The name of the fox in the medieval Roman de Renart. A Germanic personal name, from Proto-Germanic *raginą ‎(counsel by the gods) + *harduz ‎(hard, strong).

Replaced goupil (from Latin vulpecula) by euphemism (properly, antonomasia) – mentioning the fox by name was considered bad luck, so Renart replaced it. Compare English bear (from “brown”, in Proto-Indo-European) and Russian медведь ‎(medvéd’, bear), literally “honey-eater”.



renard m ‎(plural renards, feminine renarde)

  1. fox, small carnivore with upright triangular ears and a pointed snout, from one of several genera of the Canidae family (Vulpes, Atelocynus, Cerdocyon, Dusicyon, Otocyon, Lycalopex, Urocyon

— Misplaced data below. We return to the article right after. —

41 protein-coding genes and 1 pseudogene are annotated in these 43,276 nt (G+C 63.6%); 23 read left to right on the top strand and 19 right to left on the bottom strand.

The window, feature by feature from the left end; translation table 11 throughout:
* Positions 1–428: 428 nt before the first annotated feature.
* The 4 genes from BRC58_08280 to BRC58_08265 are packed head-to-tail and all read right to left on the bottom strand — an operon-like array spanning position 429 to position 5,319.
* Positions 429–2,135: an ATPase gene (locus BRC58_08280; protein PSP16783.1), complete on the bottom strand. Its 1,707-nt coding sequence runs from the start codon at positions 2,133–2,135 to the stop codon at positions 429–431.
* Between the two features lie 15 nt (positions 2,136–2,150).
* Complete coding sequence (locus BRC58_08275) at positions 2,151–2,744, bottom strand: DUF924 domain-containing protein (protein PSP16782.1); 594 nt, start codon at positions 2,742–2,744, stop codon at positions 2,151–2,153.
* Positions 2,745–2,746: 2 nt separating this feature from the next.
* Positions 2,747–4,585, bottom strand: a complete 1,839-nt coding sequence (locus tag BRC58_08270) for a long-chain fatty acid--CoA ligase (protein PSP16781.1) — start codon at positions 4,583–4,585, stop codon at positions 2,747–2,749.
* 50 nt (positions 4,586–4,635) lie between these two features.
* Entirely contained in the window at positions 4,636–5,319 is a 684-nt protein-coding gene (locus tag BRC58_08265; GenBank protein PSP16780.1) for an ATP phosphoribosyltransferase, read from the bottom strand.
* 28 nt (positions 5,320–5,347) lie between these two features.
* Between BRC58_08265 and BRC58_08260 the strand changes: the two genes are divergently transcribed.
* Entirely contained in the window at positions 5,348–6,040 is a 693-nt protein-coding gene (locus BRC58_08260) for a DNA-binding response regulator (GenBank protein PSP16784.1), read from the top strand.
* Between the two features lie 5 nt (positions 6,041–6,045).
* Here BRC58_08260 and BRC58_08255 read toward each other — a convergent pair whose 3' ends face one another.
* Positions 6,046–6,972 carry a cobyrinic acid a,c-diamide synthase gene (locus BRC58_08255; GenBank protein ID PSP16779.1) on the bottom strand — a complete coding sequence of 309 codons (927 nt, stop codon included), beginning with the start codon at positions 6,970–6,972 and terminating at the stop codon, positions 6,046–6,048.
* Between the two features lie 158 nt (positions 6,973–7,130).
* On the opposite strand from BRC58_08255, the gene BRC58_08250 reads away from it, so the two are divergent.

2. crafty, purposeful and cunning character
  3. (slang) flatulence
  4. (nautical) ancient navigation tool: circular, wooden or copper plate, which enables the helmsman to keep a record of wind conditions by inserting pegs at specific positions
  5. hardly detectable cracks or holes causing a water tank or pond to empty itself

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